Sayers on the Kingdom of Heaven

Rembrandt, De terugkeer van de verloren zoon (The Return of the Prodigal Son)

“The Kingdom of Heaven,” said the Lord Christ, “is among you.” But what, precisely, is the Kingdom of Heaven? You cannot point to existing specimens, saying, “Lo, here!” or “Lo, there!” You can only experience it. But what is it like, so that when we experience it we may recognize it? Well, it is a change, like being born again and re-learning everything from the start. It is secret, living power—like yeast. It is something that grows, like seed. It is precious like buried treasure, like a rich pearl, and you have to pay for it. It is a sharp cleavage through the rich jumble of things which life presents: like fish and rubbish in a draw-net, like wheat and tares, like wisdom and folly; and it carries with it a kind of menacing finality; it is new, yet in a sense it was always there—like turning out a cupboard and finding there your own childhood as well as your present self; it makes demands; it is like an invitation to a royal banquet—gratifying, but not to be disregarded, and you have to live up to it; where it is equal, it seems unjust; where it is just, it is clearly not equal—as with the single pound, the diverse talents, the laborers in the vineyard, you have what you bargained for; it knows no compromise between an uncalculating mercy and a terrible justice—like the unmerciful servant, you get what you give; it is helpless in your hands like the King’s Son, but if you slay it, it will judge you; it was from the foundations of the world; it is to come; it is here and now; it is within you. It is recorded that the multitude sometimes failed to understand.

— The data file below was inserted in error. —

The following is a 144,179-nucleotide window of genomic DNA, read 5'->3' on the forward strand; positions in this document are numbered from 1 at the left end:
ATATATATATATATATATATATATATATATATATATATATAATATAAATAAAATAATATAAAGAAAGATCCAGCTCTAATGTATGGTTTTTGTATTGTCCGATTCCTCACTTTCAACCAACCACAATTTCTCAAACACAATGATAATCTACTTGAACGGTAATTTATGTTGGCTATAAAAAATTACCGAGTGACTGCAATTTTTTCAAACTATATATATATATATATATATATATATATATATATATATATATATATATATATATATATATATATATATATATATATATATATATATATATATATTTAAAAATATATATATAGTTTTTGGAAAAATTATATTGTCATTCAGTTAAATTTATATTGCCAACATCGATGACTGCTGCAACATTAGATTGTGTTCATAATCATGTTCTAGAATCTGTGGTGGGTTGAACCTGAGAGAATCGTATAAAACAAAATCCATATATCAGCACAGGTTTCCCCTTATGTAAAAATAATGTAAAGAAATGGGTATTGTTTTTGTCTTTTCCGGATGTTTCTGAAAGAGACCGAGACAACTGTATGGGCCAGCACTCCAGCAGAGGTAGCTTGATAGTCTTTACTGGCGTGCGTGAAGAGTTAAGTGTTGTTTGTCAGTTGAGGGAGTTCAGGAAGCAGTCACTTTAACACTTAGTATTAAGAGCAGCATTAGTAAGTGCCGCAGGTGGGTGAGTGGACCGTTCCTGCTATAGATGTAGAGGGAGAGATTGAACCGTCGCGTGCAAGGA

Dorothy Sayers, The Poetry of Search and the Poetry of Statement: On Dante and Other Writers

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